Posted on October 7, 2016
“The Salvation Army saved me with a peanut butter and jelly sandwich.”
Kenneth Yoshikawa shared his story with more than 30 CEOs, business and community leaders at our inaugural The Salvation Army CEO Sleepout at the Hawaii State Capitol Rotunda in September. Here is a condensed version of his path to The Salvation Army.
My name is Kenneth and this is how The Salvation Army saved me with the answered prayer of a peanut butter and jelly sandwich and led me to The Salvation Army Adult Rehabilitation Center (ARC) in Iwilei.
My life was pretty normal until age 14 when my mother walked out on our family and my father turned to alcohol. I had to become the “man of the house,” working long hours throughout my high school days to take care of my family’s bills. After graduation, I worked two jobs while attending UH West Oahu as a full-time student. Before long it seemed I had it all. I bought a townhouse and a car. Life was good until friends introduced me to cocaine, marijuana, and alcohol. I finally felt relaxed and stress-free. Then came the painkillers. Soon, my $100-a- day habit was $600-a-day. I lost my jobs, my home, my car, and my family. Then, living homeless and hungry, I lost all hope.
It was during this time as a homeless man on the streets of Honolulu, I pulled out a Bible I carried and it fell open to this verse in James, “You do not have, because you do not ask.” Starving, I jokingly said, “Okay, God, if you’re real give me a peanut butter and jelly sandwich.” Just 45 minutes later it appeared. A young woman walked up and offered me a PB&J sandwich, a prayer, and information about the ARC. God was reaching out to me through this prayer and a sandwich and I knew I had to seek help with the ARC in Iwilei. They immediately took me in, gave me a hearty meal, and lots of love.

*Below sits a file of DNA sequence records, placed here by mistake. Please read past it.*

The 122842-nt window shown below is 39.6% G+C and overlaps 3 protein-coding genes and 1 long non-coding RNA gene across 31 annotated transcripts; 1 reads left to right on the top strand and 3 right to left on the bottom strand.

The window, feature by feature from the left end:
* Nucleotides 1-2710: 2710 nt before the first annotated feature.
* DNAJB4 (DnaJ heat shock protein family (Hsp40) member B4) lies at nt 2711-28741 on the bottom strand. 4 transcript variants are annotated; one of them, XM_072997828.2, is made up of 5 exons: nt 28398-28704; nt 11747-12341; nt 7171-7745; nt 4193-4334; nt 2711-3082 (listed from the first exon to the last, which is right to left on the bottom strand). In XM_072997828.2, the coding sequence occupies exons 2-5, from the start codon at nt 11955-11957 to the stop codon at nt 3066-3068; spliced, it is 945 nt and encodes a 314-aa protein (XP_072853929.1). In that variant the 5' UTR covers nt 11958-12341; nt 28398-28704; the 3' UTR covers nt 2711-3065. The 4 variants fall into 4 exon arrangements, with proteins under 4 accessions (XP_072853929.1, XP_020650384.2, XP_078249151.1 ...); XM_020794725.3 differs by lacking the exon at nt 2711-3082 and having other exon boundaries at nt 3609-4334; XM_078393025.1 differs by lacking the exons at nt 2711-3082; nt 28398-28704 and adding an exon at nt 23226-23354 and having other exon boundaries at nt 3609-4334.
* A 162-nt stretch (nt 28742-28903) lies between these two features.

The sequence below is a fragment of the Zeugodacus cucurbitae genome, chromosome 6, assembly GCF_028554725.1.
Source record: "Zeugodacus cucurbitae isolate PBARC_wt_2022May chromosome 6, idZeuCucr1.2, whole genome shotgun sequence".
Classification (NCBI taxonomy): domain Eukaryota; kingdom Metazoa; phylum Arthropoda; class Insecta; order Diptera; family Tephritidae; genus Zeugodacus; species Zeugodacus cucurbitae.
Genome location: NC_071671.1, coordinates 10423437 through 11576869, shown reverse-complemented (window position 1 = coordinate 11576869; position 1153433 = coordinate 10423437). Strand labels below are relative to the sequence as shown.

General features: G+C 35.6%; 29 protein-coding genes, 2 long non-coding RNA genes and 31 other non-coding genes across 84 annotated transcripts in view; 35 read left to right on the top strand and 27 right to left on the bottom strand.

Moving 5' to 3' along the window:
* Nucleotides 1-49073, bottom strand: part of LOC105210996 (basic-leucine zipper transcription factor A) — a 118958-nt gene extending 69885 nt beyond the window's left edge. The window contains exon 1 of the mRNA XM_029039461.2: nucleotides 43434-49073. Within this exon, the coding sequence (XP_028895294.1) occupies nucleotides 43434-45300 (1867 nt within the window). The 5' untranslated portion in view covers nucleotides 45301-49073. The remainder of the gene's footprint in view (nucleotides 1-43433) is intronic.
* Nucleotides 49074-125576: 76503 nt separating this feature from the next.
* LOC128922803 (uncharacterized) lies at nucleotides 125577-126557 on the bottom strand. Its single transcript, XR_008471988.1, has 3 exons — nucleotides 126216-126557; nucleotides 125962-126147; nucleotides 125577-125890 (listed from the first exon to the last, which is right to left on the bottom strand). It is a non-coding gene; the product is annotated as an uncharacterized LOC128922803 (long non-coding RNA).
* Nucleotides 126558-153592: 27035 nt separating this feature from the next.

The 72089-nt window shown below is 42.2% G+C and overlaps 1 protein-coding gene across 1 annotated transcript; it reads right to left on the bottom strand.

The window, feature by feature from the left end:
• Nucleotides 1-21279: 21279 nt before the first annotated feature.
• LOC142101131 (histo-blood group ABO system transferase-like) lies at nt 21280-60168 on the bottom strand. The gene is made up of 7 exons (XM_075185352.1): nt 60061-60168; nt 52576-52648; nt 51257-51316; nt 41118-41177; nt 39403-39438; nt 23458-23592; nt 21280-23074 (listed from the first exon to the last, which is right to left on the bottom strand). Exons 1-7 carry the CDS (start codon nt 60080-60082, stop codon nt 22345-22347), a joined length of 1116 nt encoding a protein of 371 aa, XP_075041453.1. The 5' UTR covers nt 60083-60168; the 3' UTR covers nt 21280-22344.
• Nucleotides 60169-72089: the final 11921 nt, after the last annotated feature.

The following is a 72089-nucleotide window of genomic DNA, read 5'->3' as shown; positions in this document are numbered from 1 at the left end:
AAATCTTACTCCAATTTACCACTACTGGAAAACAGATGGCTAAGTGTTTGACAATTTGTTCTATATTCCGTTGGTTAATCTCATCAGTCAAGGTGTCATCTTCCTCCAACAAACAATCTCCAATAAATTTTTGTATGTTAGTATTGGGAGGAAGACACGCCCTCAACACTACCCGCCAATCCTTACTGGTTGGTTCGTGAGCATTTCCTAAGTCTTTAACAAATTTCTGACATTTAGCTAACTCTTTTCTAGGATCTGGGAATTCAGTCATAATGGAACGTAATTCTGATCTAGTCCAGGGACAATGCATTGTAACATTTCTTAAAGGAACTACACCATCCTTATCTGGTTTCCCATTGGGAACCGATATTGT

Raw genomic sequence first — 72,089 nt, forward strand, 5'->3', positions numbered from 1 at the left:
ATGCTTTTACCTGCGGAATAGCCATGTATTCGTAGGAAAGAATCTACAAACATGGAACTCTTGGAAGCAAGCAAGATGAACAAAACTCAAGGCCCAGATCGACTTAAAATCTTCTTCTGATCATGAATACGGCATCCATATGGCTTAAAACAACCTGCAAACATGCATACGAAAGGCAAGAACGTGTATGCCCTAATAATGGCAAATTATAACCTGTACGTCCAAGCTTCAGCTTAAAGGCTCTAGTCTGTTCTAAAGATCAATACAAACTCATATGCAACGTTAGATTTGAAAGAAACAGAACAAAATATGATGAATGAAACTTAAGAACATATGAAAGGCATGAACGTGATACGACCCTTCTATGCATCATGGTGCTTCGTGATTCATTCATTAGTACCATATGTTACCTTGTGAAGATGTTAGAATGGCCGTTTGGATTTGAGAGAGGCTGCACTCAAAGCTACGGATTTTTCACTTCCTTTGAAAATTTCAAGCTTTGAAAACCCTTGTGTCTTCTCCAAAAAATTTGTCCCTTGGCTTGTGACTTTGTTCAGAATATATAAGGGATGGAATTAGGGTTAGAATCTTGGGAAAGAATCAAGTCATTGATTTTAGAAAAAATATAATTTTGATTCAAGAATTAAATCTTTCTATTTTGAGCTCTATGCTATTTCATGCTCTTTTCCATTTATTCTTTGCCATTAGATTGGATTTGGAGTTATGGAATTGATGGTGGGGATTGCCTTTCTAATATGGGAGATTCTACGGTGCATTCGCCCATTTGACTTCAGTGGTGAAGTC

The structured program was strict, but The Salvation Army Officers and staff genuinely cared for those of us in the program. I graduated in six months, became a dispatcher for the thrift store, and began attending worship services at The Salvation Army Kauluwela Corps near Chinatown. One Sunday after worship, a group of young people started making dozens of PB&Js to hand out to the homeless. I was blown away because it was that sandwich, prayer, and information about ARC that saved me.
With my life back on track, I am now the Residential Manager of the ARC. I take our clients to our Kauluwela Corps to show them how they can also do great things for others after they graduate. They might just turn around and save someone else one day. I am here today, clean and sober, with a stable job, and a group of friends who hold me responsible all because of The Salvation Army’s outreach program.